Nearly three weeks after the country reopened to international commercial travel, Minister of Tourism and Aviation Dionisio D’Aguilar said yesterday the spike in COVID-19 cases is “domestic grown” and suggested the government could have implemented stricter measures for Bahamians traveling abroad.
“Maybe in hindsight we were not strict enough on Bahamians going in and out of the country,” D’Aguilar told reporters outside Government House.
He added, “From the evidence that I have right now in front of me, I have no known cases by foreign visitors coming into the country. They were all following the protocols, getting the COVID-19 tests, we were screening them before they came. So, I think that was working well.”
Since borders fully reopened on July 1, there have been 70 confirmed cases of COVID-19 in The Bahamas. Fifty-one of the new cases were on Grand Bahama, another two cases were Inagua residents who were said to be on New Providence, and the remainder of the cases were New Providence residents.
On Sunday, Prime Minister Dr. Hubert Minnis announced a ban on commercial flights and vessels traveling from all countries excluding the United Kingdom, the European Union and Canada in an effort to minimize the risk from countries like the United States where COVID-19 cases continue to skyrocket.
According to D’Aguilar, the decision wasn’t made based on visitors, but travel by locals.
“Unfortunately, citizenry took advantage of their increased ability to travel and you will see that all of the cases are really domestic grown,” D’Aguilar said.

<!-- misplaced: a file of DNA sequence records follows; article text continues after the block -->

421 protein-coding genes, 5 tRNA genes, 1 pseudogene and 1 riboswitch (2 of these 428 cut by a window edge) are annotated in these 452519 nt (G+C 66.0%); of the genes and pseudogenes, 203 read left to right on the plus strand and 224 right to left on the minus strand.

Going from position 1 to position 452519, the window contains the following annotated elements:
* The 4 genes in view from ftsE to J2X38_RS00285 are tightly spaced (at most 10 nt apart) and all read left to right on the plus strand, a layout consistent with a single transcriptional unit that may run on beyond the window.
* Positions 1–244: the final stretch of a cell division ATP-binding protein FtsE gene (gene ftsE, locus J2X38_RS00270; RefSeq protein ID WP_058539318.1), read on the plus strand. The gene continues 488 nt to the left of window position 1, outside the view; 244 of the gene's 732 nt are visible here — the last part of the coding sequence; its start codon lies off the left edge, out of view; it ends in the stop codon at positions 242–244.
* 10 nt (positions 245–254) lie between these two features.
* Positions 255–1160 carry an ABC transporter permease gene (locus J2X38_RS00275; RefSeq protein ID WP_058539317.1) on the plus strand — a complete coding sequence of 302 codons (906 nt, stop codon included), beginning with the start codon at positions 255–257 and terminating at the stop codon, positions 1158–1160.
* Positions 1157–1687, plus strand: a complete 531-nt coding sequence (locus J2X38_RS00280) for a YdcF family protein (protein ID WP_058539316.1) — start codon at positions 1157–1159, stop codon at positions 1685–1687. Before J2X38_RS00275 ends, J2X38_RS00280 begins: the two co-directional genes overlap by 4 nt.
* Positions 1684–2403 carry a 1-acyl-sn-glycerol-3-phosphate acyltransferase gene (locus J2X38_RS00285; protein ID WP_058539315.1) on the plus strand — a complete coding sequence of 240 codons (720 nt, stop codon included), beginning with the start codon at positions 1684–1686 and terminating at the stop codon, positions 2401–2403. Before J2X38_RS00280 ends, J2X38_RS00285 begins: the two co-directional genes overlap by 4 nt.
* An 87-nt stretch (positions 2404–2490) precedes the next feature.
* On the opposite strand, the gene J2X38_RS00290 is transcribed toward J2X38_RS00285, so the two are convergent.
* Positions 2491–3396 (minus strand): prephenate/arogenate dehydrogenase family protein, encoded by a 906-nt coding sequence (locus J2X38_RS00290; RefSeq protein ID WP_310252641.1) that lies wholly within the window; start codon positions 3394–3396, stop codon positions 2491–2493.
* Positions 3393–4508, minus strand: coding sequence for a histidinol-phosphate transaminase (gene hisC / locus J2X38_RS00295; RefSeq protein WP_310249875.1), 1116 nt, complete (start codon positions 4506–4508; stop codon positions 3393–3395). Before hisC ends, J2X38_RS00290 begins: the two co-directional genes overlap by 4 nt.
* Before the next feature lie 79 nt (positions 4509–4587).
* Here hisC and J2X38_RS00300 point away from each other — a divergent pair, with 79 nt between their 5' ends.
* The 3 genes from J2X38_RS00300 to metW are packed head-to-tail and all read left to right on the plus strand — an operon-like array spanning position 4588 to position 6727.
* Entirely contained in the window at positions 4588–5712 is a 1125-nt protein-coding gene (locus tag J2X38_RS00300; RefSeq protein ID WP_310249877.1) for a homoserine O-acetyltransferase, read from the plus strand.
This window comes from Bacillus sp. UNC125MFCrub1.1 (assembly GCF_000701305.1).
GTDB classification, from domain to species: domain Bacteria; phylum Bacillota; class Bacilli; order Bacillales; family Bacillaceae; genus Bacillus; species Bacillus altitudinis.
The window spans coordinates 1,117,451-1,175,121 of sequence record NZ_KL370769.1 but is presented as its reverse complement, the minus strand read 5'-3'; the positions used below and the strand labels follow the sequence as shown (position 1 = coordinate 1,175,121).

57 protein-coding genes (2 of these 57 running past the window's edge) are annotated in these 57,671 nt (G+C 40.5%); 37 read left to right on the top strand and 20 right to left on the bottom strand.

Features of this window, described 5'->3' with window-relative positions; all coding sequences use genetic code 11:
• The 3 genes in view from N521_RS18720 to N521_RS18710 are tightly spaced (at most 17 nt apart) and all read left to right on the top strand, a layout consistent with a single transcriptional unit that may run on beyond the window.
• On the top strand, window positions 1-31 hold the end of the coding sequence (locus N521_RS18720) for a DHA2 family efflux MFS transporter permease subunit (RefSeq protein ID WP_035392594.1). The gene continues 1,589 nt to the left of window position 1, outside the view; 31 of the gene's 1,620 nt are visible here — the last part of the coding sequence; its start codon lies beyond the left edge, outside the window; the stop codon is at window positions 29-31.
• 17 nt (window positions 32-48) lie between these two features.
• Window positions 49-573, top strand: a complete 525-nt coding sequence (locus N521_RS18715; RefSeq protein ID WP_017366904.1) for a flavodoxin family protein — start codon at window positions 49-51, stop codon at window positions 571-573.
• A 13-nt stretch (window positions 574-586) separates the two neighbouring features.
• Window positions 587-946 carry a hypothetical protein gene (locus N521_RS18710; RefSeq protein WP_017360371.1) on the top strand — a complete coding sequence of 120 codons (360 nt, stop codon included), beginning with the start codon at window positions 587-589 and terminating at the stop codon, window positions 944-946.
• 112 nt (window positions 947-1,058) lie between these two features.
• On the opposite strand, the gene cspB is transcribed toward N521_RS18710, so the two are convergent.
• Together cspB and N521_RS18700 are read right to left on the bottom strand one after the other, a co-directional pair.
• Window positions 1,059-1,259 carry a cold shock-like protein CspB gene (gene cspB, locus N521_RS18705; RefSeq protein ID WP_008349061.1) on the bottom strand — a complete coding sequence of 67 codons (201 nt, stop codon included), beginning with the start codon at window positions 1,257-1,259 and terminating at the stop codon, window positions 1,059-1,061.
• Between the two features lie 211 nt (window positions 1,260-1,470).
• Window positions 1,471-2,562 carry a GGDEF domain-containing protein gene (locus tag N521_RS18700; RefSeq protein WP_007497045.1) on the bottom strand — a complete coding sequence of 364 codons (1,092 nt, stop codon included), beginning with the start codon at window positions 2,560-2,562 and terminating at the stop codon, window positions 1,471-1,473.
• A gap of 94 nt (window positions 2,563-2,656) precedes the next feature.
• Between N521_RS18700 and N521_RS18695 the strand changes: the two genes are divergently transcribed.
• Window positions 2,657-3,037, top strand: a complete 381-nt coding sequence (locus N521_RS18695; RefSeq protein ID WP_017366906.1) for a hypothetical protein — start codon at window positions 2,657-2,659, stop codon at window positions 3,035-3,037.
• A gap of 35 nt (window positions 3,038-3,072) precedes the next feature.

“The foreign visitors, to date, have seemingly not impacted us. Unfortunately, you could not create two separate economies. You could not create two sets of rules. So, of course, the rules must apply to all and in our attempt to get our citizenry, or the number of cases in Grand Bahama back under control, the prime minister felt compelled to do what he had to do.
“But I don’t think anyone has shown me any evidence that it was because of foreign visitors coming into the country that we had a growth in cases.”
For a fifth consecutive day, Florida, a hotspot for Bahamian travelers, yesterday reported more than 10,000 new COVID-19 cases and pushed its statewide death toll to over 5,000.
Bahamasair has ceased all outgoing flights to the United States.
The government’s travel ban was met with mixed reaction by some Americans on social media with some angered by the decision.
D’Aguilar noted that Americans in some instances can still travel to The Bahamas.
“The Bahamas is open to the United States,” he said. “You just cannot come by commercial aircraft. You can come here by private aircraft or by pleasure boat.”
As for the travel ban’s effect on the country’s tourism industry, D’Aguilar said, “It doesn’t take a genius to known that this is going to be significantly impactful.”
He said, “We have to rethink our strategy as it relates to not only visitors, but our own citizenry moving in and out of the country.”
D’Aguilar was also asked if the government anticipates any backlash from the United Stats given the government’s decision.
“I don’t anticipate any pushback from the United States,” he said. “I think they see what we did and why we did it. And once the numbers from Grand Bahama settle, they will understand why we did what we did.”
The tourism minister said with no flights coming from Europe and only one flight per week from Canada, The Bahamas needs to “fix” its interaction with the US through protocols for Bahamians traveling to and from, as well as visitors.
Last week, D’Aguilar told The Nassau Guardian that “one or two” visitors slipped into the country without proper COVID-19 testing.
In his national address, Minnis noted that since July 1 the situation has “deteriorated at an exponential rate”.
While international commercial travel must cease by tomorrow, domestic travel will be allowed to continue, but this is not the case for Grand Bahama.
Individuals traveling domestically are still required to complete an electronic health visa prior to departure.